I, my husband, and two of our friends watched Captain America 2: The Winter Soldier on Saturday night. I’ve been pretty happy with most of the movies produced by Marvel so far, despite a few missteps (Iron Man 2, I’m looking at you). In particular, I think that The Avengers is pretty much the best thing since sliced bread. So I went into the theatre with reasonable explanations for a nice popcorn flick.

Instead, I came out feeling sad and cranky. I think I may have reached my limit of superhero movies that attempt to be smart by addressing current political topics and yet fumble the ball.

Note: Spoilers ahead.

Where to start? Well, how about…

Its simplistic depiction of institutional evil

I’m not going to summarize the plot, but it’s pretty standard spy-movie territory. (Blah blah, SHIELD infiltrated, No One is Trustworthy, Big Data, mass pre-emptive drone strikes, people are sheep and will trade freedom for security, it was Robert Redford all along, whatever.)

When it’s finally revealed that Hydra’s been pulling the strings and that the helicarriers are really targeting people based on the threat they pose to Hydra’s new world order, the proceedings feel hollow, somehow. Captain America patches into the speaker system of SHIELD’s HQ and gives a Rousing Speech revealing that Hydra’s filled the organization with spies, that the corruption goes all the way up to the top, and that the true agents in support of Freedom and Democracy have to fight back.

As Rousing Speeches go, it does its job, and the various loyal SHIELD agents turn against their foes. Meanwhile, Cap and his trusty fellow soldier manage to board each of the three helicarriers (AKA: floating, geotargeting remote drone-strike platforms of doom) in time to rewire their targeting systems so that they will simultaneously shoot each other instead of all of the innocents targeted by Hydra’s potential threat algorithm. There’s even a helpful counter on each ship’s screen, showing the number of targets dropping dramatically from 700k to 3. A general sense of relief pervades the film when all the ships (undoubtedly stuffed to the gills with Hydra baddies) explode and fall into the ocean.

But let’s think about this: if Hydra really wanted to ensure its grip on SHIELD, would they really have placed the majority of their units onto these three ships, especially knowing that others within the organization have become suspicious of the plot? And if Hydra’s really been a parasite within the agency for 50 years, would one speech have been enough to make The Good Guys understand? This sort of warped thinking can’t be purged easily. It really shouldn’t take three big explosions to destroy half a century’s worth of war-mongering.

Which leads us to…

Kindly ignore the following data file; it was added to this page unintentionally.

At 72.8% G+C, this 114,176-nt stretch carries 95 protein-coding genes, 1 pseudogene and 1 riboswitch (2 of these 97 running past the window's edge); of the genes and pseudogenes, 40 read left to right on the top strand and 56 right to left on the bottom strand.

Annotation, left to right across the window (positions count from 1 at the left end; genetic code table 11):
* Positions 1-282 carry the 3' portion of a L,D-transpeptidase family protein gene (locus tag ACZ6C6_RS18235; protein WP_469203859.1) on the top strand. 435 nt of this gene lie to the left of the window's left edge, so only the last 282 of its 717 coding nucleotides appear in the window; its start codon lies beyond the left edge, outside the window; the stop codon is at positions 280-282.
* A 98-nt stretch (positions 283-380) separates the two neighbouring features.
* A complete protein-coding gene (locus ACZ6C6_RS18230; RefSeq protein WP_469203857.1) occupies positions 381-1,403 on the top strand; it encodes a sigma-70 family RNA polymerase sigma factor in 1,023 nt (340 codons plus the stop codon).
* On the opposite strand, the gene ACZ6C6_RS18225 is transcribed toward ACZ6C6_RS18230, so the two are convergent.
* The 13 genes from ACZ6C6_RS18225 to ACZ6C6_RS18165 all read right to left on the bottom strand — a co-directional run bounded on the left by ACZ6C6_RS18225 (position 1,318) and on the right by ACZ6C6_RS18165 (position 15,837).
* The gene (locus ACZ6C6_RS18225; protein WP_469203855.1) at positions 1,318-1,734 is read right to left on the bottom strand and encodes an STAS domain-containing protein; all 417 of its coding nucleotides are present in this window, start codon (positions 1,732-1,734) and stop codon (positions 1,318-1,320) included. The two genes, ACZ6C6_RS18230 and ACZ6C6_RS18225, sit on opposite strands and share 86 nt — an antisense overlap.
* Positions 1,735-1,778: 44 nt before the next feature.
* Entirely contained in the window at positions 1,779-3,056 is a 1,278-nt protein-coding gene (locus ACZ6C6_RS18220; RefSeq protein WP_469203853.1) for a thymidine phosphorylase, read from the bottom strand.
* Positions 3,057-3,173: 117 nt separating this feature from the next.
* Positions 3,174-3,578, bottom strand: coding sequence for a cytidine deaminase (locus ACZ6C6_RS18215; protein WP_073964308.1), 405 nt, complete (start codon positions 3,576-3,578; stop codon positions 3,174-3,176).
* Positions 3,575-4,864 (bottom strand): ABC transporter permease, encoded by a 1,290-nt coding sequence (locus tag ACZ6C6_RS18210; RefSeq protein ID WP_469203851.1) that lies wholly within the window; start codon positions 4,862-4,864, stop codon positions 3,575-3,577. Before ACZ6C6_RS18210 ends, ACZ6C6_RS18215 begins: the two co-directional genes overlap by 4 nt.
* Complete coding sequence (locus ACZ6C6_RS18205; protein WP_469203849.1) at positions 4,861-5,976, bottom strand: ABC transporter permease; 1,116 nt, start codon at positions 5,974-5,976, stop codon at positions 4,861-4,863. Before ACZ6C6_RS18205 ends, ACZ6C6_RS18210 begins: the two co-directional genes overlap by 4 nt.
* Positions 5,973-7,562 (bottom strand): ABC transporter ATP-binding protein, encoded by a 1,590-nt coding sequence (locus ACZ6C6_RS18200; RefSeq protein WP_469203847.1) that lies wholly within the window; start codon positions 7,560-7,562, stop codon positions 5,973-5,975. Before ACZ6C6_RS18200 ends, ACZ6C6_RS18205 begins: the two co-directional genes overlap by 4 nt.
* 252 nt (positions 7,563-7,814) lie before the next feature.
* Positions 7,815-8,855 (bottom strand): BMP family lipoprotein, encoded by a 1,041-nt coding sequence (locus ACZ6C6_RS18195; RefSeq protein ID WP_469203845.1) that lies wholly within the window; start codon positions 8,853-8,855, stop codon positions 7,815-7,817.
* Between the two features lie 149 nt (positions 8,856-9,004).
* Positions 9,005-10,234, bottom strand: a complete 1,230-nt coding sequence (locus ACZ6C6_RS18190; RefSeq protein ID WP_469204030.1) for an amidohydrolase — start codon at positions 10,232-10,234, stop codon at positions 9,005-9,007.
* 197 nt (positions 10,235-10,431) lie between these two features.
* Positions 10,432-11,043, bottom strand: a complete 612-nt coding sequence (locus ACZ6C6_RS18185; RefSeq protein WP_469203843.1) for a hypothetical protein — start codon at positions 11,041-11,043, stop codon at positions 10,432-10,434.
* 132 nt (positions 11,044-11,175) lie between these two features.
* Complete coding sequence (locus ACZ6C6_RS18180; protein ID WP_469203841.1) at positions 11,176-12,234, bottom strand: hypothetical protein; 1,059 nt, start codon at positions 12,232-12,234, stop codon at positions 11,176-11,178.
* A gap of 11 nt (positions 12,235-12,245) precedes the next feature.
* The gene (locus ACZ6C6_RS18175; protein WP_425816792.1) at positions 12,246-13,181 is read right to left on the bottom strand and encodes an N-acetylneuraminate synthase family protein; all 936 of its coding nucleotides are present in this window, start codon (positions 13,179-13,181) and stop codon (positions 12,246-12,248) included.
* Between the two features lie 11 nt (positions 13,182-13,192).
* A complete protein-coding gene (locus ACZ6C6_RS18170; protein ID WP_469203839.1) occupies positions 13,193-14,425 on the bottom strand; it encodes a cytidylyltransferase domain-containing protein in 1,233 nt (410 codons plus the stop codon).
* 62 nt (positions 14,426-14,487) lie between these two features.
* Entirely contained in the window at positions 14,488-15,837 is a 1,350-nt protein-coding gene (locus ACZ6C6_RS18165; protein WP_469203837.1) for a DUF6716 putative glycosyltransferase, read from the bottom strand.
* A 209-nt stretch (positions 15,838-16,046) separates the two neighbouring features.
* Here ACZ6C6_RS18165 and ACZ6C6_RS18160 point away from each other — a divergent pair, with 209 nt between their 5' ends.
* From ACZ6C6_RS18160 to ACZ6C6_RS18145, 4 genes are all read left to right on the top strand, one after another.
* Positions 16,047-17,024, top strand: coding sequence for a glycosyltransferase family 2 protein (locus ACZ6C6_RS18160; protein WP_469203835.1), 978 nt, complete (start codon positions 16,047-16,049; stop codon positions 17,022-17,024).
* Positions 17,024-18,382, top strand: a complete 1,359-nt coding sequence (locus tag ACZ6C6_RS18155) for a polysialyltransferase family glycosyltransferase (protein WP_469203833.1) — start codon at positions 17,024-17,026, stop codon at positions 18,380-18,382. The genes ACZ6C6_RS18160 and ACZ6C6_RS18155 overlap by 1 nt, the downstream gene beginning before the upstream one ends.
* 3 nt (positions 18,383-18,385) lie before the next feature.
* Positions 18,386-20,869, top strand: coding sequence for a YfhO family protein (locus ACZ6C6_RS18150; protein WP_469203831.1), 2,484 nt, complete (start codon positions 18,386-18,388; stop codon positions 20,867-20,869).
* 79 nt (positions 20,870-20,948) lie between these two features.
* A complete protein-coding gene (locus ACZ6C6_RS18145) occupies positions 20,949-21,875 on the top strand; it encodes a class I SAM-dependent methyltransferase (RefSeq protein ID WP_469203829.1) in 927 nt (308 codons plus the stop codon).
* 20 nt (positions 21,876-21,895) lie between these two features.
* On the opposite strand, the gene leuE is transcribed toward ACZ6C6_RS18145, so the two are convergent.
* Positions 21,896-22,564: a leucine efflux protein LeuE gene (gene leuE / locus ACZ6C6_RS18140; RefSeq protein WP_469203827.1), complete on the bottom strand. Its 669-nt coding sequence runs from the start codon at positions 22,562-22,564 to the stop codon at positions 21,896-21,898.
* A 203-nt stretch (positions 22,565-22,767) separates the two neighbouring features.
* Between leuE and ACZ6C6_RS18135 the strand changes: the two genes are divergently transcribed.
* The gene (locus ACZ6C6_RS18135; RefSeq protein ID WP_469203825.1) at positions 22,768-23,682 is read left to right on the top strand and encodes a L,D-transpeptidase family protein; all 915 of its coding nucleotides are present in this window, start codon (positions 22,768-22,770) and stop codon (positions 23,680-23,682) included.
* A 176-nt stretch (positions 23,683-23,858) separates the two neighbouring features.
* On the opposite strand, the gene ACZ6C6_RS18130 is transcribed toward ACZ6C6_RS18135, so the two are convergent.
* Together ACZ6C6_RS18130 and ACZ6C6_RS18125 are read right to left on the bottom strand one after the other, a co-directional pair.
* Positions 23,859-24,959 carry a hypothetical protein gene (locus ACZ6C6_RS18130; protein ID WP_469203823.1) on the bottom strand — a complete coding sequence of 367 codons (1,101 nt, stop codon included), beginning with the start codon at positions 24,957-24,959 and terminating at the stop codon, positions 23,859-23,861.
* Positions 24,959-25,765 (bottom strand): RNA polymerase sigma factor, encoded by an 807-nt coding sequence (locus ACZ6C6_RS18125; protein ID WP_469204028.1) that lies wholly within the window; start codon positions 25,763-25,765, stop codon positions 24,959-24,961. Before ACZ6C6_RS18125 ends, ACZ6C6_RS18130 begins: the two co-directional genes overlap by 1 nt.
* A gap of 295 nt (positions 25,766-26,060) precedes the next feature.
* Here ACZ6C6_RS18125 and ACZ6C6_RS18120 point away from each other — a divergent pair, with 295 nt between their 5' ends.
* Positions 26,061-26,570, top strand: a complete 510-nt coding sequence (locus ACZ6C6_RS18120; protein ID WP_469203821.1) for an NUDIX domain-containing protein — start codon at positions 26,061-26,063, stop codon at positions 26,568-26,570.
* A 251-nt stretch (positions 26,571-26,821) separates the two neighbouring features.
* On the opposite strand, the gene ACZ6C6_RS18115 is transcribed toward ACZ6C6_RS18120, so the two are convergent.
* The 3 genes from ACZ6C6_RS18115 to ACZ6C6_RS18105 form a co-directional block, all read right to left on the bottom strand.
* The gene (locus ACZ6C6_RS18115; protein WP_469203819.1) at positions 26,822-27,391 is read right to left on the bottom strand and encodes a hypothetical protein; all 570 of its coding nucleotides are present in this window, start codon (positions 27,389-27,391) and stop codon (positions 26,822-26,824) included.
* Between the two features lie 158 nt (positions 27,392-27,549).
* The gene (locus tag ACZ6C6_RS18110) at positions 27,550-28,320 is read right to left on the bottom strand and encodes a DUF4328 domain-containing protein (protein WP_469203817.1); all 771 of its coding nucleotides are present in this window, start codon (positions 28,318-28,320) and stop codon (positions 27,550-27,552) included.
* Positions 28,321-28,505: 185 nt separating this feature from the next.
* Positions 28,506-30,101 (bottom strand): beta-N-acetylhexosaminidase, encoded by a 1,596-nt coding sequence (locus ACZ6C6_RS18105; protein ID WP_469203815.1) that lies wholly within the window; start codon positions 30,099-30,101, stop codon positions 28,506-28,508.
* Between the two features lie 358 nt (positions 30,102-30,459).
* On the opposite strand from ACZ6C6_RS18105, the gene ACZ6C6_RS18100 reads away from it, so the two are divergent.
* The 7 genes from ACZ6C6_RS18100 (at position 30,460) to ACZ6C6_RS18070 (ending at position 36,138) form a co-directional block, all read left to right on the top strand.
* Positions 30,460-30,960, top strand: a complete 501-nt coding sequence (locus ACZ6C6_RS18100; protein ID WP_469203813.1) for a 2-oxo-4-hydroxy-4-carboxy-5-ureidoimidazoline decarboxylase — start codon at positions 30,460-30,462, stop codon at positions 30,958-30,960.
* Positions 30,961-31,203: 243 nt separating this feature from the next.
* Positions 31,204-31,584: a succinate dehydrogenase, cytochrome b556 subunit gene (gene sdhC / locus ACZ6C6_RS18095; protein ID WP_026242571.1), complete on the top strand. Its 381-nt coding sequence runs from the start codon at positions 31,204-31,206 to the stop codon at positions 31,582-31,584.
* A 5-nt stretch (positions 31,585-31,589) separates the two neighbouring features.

Too many explosions

This movie has a serious case of Man of Steel syndrome. After a while, all the fighting, all of the  hand-to-hand combat and awesome mechanical wings and cybernetic arms gets kind of… exhausting. Lots of CG, lots of shattered glass, lots of just-in-time escapes, you know the drill.

Oh, and let’s not forget…

It (almost) fails the Bechdel Test

I know, I know, the Bechdel Test has its flaws. But there are not one, not two, but three badass military women in this movie (four if you include the bits with Peggy, even though her character is in a nursing home dealing with Alzheimers). Two of them, Black Widow and Maria Hill, share at least several moments of screen time. But when do they share that screen time, and what do they discuss? They’re either in the hospital talking to others, or at the recovering Nick Fury’s bedside. Yes, they talk about ways to disarm Hydra’s helicarriers of doom, but never – not for a single moment – do they have a private chat.

I got into a big discussion about this with my husband. He pointed out that the girl that Steve Rogers asks out for coffee (who is really an undercover SHIELD agent assigned to protect him) is actually Peggy’s niece, and that she’s seen finishing off a phone call with her aunt before he talks to her. But Peggy’s never seen onscreen during this conversation; if he hadn’t told me that she was Sharon Carter, I would not have made the connection. I doubt that other viewers unfamiliar with the comics would have picked up on this either. So yes, nominally, this movie grudgingly passes the test.

But honestly, is this the best it could do? Both Thor movies passed the Bechdel Test without having to rely on a technicality like that. It’s not that frickin’ hard. The fact that they failed to do this even in the wake of The Avengers just pisses me off. On top of that, despite this conversation, this scene is all focused on the male protagonist: the phone call is used as a way for Rogers to break the ice and ask her out. After she declines, she reveals that the stereo in his apartment has been playing loudly for a while. This isn’t a scene based on any sort of female actualization or agency in any way – she’s presented as date material, then gives him a handy warning. Again, is that the best this movie could do?

This movie is fun. It’s got explosions. It’s got neat fight choreography, snappy dialogue, and a paucity of shaki-cam. But I don’t know…I guess I’m becoming a bit bitter.